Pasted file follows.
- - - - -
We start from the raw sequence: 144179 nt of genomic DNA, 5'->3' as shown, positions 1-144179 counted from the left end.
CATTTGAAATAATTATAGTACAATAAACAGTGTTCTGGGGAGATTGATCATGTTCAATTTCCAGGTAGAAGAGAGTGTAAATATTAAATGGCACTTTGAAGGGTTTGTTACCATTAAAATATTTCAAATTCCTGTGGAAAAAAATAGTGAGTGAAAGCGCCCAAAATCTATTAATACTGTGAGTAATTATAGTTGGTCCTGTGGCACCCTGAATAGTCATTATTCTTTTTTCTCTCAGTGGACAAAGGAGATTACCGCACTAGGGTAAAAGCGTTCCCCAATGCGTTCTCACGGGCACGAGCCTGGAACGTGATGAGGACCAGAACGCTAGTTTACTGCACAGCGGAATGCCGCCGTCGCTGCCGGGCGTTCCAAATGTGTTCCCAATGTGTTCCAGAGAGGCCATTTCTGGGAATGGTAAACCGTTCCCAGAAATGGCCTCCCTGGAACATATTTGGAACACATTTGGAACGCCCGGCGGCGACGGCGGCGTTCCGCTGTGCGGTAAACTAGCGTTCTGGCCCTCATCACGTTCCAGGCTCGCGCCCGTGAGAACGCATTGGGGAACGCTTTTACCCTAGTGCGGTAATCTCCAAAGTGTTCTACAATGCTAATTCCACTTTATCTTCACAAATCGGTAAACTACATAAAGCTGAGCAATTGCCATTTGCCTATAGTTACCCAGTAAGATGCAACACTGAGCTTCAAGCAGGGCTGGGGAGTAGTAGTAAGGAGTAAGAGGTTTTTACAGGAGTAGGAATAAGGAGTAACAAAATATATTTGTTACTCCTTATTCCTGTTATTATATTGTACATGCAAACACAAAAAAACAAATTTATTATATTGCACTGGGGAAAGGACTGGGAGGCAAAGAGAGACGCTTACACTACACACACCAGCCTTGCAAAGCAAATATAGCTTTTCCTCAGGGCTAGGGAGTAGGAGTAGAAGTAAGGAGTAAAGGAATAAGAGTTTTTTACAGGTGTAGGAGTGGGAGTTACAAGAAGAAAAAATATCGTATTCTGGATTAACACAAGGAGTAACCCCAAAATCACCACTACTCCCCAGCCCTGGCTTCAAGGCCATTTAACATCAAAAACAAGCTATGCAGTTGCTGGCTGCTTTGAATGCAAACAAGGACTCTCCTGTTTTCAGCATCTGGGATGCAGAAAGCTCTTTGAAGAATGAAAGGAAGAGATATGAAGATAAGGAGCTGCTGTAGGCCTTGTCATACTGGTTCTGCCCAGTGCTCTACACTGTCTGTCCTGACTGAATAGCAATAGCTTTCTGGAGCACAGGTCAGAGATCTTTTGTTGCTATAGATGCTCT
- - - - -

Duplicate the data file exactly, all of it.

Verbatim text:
We start from the raw sequence: 144179 nt of genomic DNA, 5'->3' as shown, positions 1-144179 counted from the left end.
CATTTGAAATAATTATAGTACAATAAACAGTGTTCTGGGGAGATTGATCATGTTCAATTTCCAGGTAGAAGAGAGTGTAAATATTAAATGGCACTTTGAAGGGTTTGTTACCATTAAAATATTTCAAATTCCTGTGGAAAAAAATAGTGAGTGAAAGCGCCCAAAATCTATTAATACTGTGAGTAATTATAGTTGGTCCTGTGGCACCCTGAATAGTCATTATTCTTTTTTCTCTCAGTGGACAAAGGAGATTACCGCACTAGGGTAAAAGCGTTCCCCAATGCGTTCTCACGGGCACGAGCCTGGAACGTGATGAGGACCAGAACGCTAGTTTACTGCACAGCGGAATGCCGCCGTCGCTGCCGGGCGTTCCAAATGTGTTCCCAATGTGTTCCAGAGAGGCCATTTCTGGGAATGGTAAACCGTTCCCAGAAATGGCCTCCCTGGAACATATTTGGAACACATTTGGAACGCCCGGCGGCGACGGCGGCGTTCCGCTGTGCGGTAAACTAGCGTTCTGGCCCTCATCACGTTCCAGGCTCGCGCCCGTGAGAACGCATTGGGGAACGCTTTTACCCTAGTGCGGTAATCTCCAAAGTGTTCTACAATGCTAATTCCACTTTATCTTCACAAATCGGTAAACTACATAAAGCTGAGCAATTGCCATTTGCCTATAGTTACCCAGTAAGATGCAACACTGAGCTTCAAGCAGGGCTGGGGAGTAGTAGTAAGGAGTAAGAGGTTTTTACAGGAGTAGGAATAAGGAGTAACAAAATATATTTGTTACTCCTTATTCCTGTTATTATATTGTACATGCAAACACAAAAAAACAAATTTATTATATTGCACTGGGGAAAGGACTGGGAGGCAAAGAGAGACGCTTACACTACACACACCAGCCTTGCAAAGCAAATATAGCTTTTCCTCAGGGCTAGGGAGTAGGAGTAGAAGTAAGGAGTAAAGGAATAAGAGTTTTTTACAGGTGTAGGAGTGGGAGTTACAAGAAGAAAAAATATCGTATTCTGGATTAACACAAGGAGTAACCCCAAAATCACCACTACTCCCCAGCCCTGGCTTCAAGGCCATTTAACATCAAAAACAAGCTATGCAGTTGCTGGCTGCTTTGAATGCAAACAAGGACTCTCCTGTTTTCAGCATCTGGGATGCAGAAAGCTCTTTGAAGAATGAAAGGAAGAGATATGAAGATAAGGAGCTGCTGTAGGCCTTGTCATACTGGTTCTGCCCAGTGCTCTACACTGTCTGTCCTGACTGAATAGCAATAGCTTTCTGGAGCACAGGTCAGAGATCTTTTGTTGCTATAGATGCTCT